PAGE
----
Medicine as Culture: Illness, Disease and the Body (Hardback)Deborah Lupton (author)
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Trudy Rudge, Professor of Nursing, University of Sydney
A welcome update of a text that has become a mainstay of the medical sociologist's library.
Alan Radley, Emeritus Professor of Social Psychology, Loughborough University
Medicine as Culture introduces students to a broad range of cross-disciplinary theoretical perspectives, using examples that emphasize bodies and visual images. Lupton's core contrast between lay perspectives on illness and medical power is a useful beginning point for courses teaching health and illness from a socio-cultural perspective.
Arthur Frank, Department of Sociology, University of Calgary
Medicine as Culture is unlike any other sociological text on health and medicine. It combines perspectives drawn from a wide variety of disciplines including sociology, anthropology, social history, cultural geography, and media and cultural studies. The book explores the ways in which medicine and health care are sociocultural constructions, ranging from popular media and elite cultural representations of illness to the power dynamics of the doctor-patient relationship.
The Third Edition has been updated to cover new areas of interest, including:
- studies of space and place in relation to the body
- actor-network theory as it is applied in research related to medicine
- The internet and social media and how they contribute to lay health knowledge and patient support
- complementary and alternative medicine
- obesity and fat politics.
Contextualising introductions and discussion points in every chapter makes Medicine as Culture, Third Edition a rigorous yet accessible text for students.
Deborah Lupton is an independent sociologist and Honorary Associate in the Department of Sociology and Social Policy, University of Sydney.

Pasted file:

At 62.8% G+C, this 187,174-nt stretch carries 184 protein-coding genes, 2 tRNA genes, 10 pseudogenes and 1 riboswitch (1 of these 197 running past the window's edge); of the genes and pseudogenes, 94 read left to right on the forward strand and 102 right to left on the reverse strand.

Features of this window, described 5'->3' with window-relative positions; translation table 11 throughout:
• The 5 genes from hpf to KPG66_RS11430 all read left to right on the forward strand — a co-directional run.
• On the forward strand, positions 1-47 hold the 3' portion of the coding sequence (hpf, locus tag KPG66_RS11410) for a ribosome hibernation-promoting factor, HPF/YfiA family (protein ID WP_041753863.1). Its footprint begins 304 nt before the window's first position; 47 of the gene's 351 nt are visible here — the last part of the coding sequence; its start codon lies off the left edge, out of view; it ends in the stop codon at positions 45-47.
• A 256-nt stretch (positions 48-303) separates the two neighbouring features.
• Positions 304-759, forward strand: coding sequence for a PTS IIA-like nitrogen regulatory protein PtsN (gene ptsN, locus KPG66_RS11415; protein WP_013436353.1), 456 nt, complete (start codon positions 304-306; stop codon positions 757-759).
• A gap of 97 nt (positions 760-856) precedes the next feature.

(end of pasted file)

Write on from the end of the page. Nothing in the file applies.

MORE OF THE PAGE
Publisher: SAGE Publications Ltd
Number of pages: 208
Weight: 28 g
Dimensions: 242 x 170 x 15 mm
Edition: 3rd Revised edition
Department of Sociology, University of Calgary
This new edition of Medicine as Culture is a welcome updating of a text that has become a mainstay of the medical sociologist's library. Providing a clear statement of the emergence and role of medicine in cultural contexts, Deborah Lupton offers excellent summaries and comparisons of the major theoretical perspectives that illuminate our understanding of illness, the body and its social care. Students and teachers will appreciate the clarity and organisation of this book, which confirm it as a leading text in its field
Emeritus Professor of Social Psychology, Loughborough University
Deborah Lupton's discourse analysis of contemporary writing on medical knowledge, exposes how medical discourses are not neutral, objective advisories on how we are to live our lives but rather culturally constitutive of our bodies and ways of thinking and talking about health and illness. In Australia today, if you turn on day-time television, you will note that a medical 'show', The Doctors has replaced Oprah as arbiter of how to live healthily, what we are to know about bodily health and which medical discoveries are to be trumpeted from news bulletins across multiple forms of media. Such media representations of authoritative, medicalised health signify that Deborah Lupton's newest edition of Medicine as Culture is more relevant than ever! Her lucid analyses of biomedicalisation furnish fresh insights and cogent critiques of the allure of, and challenges to medical power in the 21st Century - an already influential work updated and renewed - for all forms of health professional and researcher
Professor of Nursing, University of Sydney
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